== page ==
In their first and last year of existence, the Dallas Texans really cashed it in. A replacement team in the expanding National Football Conference, Dallas firmly established itself as the professional doormat with an 0-9 record in which they never threatened to win a game. Faced with a final 0-12 record, it would have stood as the worst in professional history.
On the cusp of folding up near the end of the season, they were forced to move their Week 10 match to a new location. That location, chosen partly to suit their opponent the Chicago Bears, was the Rubber Bowl in Akron, Ohio, and the date was November 27, 1952. The Rubber Bowl had already scheduled a popular high-school match that day, but the Texans were able to lease the field afterwards. The Bears thought it such a farce that they allowed most of their starters to opt out of the game, largely the backups travelling to the match.
Almost needless to say, that plan went poorly. Caught sleeping on the Texans, the Bears trailed by 18 points going into the fourth. Chicago promptly scored three consecutive touchdowns to take the lead, but the Texans mounted a fourth-quarter comeback scoring the game-winning touchdown with a 27-23 final.
When TV was Black & White and the Lions were Good
The age of televised football began in 1953. Fortunately for the Lions, that was the era of Bobby Layne, and their November 26, 1953 victory over the Green Bay Packers 34-15 on Thanksgiving that year is a bit of a high watermark. It would be their second consecutive year as league champions and they would go on for a decade to be a highlight of Thanksgiving television.
For that string of years their common Thanksgiving opponent was the Green Bay Packers. At least up until 1963, which might have had something to do with the previous year’s game. That one, on November 22, 1962 welcomed coach Vince Lombardi and the eventual 1962-champion Packers under quarterback Bart Starr.
The defensive beatdown that followed became known as the “Thanksgiving Day Massacre” with defensive end Roger Brown contributing to seven of the eventual 11 sacks on Starr that day, including one in the end zone for a safety. Any surviving Lions fans to have witnessed the game still hold the 26-14 game amongst their fondest memories.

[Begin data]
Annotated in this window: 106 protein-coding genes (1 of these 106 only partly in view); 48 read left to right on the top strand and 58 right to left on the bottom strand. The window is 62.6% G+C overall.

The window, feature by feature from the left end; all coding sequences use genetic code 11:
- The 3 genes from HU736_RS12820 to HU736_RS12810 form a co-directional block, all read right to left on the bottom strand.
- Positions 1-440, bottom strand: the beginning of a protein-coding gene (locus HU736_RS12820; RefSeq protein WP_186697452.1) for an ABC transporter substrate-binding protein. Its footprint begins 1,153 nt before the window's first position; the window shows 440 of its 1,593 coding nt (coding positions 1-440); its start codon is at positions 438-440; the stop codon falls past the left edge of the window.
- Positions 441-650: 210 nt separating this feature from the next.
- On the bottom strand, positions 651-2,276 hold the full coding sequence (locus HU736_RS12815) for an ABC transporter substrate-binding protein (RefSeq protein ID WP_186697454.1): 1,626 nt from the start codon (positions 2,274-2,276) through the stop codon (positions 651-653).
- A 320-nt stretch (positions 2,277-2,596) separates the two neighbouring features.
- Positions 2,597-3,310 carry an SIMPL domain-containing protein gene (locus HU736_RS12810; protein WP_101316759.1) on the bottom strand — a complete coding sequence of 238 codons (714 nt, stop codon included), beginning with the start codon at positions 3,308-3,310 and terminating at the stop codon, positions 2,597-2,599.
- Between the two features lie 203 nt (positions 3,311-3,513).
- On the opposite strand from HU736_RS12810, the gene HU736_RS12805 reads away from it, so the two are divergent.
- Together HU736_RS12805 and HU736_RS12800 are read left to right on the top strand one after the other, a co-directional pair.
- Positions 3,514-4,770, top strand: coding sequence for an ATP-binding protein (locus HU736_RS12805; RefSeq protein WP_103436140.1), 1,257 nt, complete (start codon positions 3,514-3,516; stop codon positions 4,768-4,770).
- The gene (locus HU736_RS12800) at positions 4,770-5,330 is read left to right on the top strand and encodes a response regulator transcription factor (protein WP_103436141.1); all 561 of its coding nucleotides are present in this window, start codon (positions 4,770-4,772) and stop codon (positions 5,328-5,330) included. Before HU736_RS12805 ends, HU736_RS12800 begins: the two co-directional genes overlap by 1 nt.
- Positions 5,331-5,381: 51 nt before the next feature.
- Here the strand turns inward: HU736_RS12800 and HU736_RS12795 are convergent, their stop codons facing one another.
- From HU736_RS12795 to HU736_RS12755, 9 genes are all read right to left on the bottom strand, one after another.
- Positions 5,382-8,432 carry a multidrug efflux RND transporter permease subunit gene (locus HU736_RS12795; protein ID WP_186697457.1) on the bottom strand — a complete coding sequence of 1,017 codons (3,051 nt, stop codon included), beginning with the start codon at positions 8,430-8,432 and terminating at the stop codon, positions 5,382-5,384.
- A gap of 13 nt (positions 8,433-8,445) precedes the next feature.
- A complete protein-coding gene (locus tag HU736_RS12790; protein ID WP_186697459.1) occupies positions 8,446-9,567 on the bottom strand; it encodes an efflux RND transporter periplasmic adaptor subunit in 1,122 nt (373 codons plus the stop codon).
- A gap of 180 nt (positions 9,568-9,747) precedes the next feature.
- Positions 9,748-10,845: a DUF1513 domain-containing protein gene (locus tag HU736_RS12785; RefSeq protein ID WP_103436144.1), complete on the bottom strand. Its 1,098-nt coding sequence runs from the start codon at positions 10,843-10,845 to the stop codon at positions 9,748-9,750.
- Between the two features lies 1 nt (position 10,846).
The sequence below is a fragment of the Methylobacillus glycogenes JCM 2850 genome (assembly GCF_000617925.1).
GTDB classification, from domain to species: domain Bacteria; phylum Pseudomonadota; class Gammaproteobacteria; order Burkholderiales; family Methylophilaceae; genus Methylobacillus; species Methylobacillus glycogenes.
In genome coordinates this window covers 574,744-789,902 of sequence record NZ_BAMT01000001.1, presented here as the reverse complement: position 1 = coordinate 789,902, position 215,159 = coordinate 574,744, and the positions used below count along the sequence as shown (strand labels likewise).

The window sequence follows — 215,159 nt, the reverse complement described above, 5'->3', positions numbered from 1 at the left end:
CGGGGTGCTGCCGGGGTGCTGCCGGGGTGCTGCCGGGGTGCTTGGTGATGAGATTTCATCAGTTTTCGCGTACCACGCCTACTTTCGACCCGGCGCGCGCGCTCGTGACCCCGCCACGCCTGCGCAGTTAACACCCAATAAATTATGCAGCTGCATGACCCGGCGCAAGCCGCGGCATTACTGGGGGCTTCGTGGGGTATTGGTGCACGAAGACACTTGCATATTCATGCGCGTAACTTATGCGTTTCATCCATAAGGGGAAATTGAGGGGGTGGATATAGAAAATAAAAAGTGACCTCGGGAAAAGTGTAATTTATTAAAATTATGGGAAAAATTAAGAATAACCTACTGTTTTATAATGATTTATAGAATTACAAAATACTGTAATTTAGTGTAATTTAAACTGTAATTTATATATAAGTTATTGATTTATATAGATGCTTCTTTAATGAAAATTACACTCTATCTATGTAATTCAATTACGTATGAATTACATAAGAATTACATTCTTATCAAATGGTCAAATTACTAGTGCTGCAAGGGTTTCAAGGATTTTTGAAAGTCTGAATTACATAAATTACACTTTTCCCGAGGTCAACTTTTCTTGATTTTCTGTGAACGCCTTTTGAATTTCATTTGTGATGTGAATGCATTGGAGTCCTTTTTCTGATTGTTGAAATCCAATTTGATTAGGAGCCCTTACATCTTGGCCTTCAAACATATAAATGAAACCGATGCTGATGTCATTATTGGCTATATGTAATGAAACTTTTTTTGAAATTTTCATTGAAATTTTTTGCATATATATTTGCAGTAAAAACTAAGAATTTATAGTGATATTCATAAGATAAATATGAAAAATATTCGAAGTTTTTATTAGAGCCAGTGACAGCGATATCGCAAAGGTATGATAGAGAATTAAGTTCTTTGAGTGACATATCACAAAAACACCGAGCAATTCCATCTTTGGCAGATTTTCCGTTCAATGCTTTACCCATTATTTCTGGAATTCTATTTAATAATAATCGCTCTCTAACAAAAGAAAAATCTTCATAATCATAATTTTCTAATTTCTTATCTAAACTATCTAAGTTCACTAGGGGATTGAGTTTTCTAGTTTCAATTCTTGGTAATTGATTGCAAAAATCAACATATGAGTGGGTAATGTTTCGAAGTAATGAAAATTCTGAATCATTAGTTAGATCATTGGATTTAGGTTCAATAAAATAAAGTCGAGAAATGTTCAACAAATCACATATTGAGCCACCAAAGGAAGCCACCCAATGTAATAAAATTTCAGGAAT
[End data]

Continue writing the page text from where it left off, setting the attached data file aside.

Super Bowl Era Turkey Day
After a generation of successful broadcast games on Thanksgiving, then NFL Commissioner Pete Rozelle sought to expand the schedule by another game. He found it in a struggling team founded only six years before, first under the name the Steers, then the Rangers before finally settling on the Cowboys.
Having finally grown out of an awkward start in 1960, followed by a half dozen losing years (including the first 0-11 season outside of wartime) the Dallas Cowboys were on the brink of becoming competitive. On November 24, 1966 they proved it by thumping the Cleveland Browns 26-14 in the first televised second-Thanksgiving game of the day. (They sacked Browns’ quarterback Frank Ryan five times.)
One of the strongest moments of Cowboys’ nostalgia happened on November 28, 1974, when starting quarterback Roger Staubach got his bell rung in the third quarter (allegedly a result of a bounty) which knocked him partly out and fully out of the game. Enter Clint Longley, who led the Cowboys to a comeback from a 13-point deficit, eventually ending in a 50-yard touchdown pass with 30 seconds remaining.
It would be two decades before the Cowboys would post a losing record again, so it came as a bit of a surprise to the franchise when in 1975 the league scheduled the St. Louis Cardinals as the hosts of the second Thanksgiving game. The Cards lost to the Buffalo Bills 14-32, and the league slated the St. Louis Cardinals again for Thanksgiving, this time hosted by the Cowboys. (Again, the Cardinals lost 14-19.) Thinking the third time would be the charm, they once again had the Cardinals host the Miami Dolphins. On November 24, 1977, the Dolphins curb-stomped the Cards to a 55-14 final, the worst beating in Thanksgiving history at that time.